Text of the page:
- “There are lots of things in life that are worth the pain,” he says. “Being a leader is one of them.” ~Ronald Heifetz, Fast Company
In the last issue I wrote about our need to transcend and include the limiting model of heroic leadership. It isn’t that we have no reason to value heroic acts of leadership. They continue to be important to us. We need to recognize both the heroic and the collective. In the remarks that follow, I am concerned with business leadership. However, they might apply equally to any context.
One analogy that may make this point clearer is to think of …
- When coaching an individual leader in a business, explore her/his assumptions about the individual and collective aspects of leadership in their experience. Ask them to tell stories about each and identify what important learning there was.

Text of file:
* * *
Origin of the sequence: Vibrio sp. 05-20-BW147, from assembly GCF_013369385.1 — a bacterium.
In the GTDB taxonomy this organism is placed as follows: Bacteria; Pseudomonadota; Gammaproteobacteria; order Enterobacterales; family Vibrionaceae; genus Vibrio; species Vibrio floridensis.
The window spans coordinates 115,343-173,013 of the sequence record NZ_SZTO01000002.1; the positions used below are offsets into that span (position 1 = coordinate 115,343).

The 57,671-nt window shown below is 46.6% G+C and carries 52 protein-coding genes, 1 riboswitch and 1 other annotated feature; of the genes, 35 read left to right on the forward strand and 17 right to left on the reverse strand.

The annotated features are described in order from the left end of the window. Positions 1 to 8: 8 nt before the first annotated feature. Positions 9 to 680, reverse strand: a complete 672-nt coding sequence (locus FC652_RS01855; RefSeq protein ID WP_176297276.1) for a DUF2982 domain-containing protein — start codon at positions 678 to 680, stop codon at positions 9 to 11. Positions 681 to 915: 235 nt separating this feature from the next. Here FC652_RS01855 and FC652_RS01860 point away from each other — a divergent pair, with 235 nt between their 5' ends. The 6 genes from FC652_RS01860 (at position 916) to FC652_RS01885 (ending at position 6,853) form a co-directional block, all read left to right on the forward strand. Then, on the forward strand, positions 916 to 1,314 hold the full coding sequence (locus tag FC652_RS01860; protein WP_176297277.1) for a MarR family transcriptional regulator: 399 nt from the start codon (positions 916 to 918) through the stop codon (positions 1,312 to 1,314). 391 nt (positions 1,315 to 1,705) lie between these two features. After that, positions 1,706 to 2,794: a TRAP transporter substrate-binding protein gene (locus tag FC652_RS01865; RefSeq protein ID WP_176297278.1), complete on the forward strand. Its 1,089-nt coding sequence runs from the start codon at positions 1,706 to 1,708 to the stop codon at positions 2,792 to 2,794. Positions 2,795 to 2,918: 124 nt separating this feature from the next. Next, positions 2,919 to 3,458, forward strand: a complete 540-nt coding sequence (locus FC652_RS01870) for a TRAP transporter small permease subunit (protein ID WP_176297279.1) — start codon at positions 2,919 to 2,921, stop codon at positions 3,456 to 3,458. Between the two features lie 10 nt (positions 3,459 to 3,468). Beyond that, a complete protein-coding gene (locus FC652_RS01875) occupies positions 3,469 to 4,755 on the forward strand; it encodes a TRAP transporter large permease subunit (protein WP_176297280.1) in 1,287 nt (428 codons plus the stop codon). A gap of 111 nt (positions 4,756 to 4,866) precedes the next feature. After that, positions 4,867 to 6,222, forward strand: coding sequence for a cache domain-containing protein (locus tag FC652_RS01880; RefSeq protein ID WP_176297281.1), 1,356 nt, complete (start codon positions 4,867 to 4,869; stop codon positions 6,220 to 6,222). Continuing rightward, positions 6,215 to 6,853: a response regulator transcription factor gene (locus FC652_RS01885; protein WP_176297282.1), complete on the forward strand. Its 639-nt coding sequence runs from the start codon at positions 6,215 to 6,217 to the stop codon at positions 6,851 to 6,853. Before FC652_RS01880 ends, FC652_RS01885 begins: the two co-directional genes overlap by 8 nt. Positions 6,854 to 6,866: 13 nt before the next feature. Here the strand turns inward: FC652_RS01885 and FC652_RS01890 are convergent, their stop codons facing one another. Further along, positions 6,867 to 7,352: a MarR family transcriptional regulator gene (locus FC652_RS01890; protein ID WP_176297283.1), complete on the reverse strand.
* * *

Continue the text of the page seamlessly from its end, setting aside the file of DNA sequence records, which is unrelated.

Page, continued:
- Some sample questions might be:
- What were your intentions?
- What did you do?
- What was the result?
- What does this say about your leadership?
- Then ask them to look at a leadership opportunity that they are facing. Ask a similar series of questions. Then
Jeffrey Pfeffer and Robert I. Sutton.
The Knowing-Doing Gap.
Cambridge, Mass.: Harvard Business School Press, 2000.
Pfeffer and Sutton studied what it is about businesses that make it so difficult for them to implement what they know. The gap is the product of a number of factors. For example, people act on the basis of experience drawn from the past rather than thinking about and analyzing current situations. Or the focus is on measurement instead of using the range …